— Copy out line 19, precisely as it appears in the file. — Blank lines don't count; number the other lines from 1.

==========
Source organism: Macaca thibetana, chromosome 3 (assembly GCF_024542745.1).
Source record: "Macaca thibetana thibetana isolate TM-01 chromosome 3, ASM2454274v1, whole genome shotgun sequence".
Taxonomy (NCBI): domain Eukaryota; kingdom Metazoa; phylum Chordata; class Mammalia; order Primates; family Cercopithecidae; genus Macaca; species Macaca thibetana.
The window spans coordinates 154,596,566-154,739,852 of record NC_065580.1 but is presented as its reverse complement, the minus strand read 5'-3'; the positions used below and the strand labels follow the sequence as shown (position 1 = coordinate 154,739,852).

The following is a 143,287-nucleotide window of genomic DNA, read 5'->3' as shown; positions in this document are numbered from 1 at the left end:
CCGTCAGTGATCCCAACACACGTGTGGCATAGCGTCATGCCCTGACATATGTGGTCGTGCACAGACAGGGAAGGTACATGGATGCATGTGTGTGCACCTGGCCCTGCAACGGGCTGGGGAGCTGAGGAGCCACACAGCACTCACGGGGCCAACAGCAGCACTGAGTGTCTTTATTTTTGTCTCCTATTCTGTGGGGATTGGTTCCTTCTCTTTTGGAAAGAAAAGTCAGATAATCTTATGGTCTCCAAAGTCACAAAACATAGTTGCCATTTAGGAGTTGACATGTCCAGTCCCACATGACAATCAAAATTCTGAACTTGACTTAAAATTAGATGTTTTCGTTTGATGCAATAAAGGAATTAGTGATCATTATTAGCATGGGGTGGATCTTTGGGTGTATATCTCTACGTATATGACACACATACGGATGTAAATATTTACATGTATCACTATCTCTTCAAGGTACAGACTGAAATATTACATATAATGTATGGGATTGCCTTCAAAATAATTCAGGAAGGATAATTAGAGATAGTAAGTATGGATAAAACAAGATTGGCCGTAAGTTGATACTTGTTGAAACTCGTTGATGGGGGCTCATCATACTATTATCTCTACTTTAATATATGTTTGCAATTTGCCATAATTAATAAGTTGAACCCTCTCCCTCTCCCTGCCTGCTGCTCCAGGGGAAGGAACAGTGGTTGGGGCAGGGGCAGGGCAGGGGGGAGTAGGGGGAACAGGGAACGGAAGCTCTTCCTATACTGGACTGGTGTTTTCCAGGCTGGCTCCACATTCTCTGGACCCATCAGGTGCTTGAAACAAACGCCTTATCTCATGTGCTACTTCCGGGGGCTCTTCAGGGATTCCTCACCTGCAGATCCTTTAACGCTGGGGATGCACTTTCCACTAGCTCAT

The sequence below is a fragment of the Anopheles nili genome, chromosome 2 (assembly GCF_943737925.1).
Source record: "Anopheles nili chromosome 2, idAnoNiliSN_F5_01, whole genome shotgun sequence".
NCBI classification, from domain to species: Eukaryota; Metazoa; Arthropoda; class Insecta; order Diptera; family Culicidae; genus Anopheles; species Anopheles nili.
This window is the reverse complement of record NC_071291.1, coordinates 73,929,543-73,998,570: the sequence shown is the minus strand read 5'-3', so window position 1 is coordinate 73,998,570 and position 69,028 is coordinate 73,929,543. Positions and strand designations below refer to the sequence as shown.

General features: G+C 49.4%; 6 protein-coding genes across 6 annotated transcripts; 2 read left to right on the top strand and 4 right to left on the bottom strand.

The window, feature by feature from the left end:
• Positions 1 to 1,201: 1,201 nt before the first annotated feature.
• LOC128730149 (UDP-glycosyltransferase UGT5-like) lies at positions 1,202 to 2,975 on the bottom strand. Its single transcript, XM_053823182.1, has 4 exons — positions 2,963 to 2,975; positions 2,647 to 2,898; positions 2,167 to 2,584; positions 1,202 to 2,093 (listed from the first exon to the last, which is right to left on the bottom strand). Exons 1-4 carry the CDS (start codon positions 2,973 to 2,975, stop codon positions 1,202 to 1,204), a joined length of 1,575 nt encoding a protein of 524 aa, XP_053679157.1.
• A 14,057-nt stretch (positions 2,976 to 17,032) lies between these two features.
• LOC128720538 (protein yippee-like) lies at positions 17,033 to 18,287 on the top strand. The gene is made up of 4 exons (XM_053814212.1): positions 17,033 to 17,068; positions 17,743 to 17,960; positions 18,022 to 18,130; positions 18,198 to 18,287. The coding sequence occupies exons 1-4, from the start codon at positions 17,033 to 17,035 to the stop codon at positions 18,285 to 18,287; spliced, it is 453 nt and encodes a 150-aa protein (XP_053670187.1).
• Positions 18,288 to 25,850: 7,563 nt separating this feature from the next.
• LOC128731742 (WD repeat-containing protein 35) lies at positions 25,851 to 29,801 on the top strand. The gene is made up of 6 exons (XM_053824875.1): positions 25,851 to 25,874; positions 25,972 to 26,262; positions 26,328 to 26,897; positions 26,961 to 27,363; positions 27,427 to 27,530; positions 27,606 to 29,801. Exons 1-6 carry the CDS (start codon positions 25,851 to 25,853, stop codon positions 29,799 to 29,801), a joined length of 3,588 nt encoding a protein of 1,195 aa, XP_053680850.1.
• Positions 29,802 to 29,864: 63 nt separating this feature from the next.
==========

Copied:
• Positions 29,802 to 29,864: 63 nt separating this feature from the next.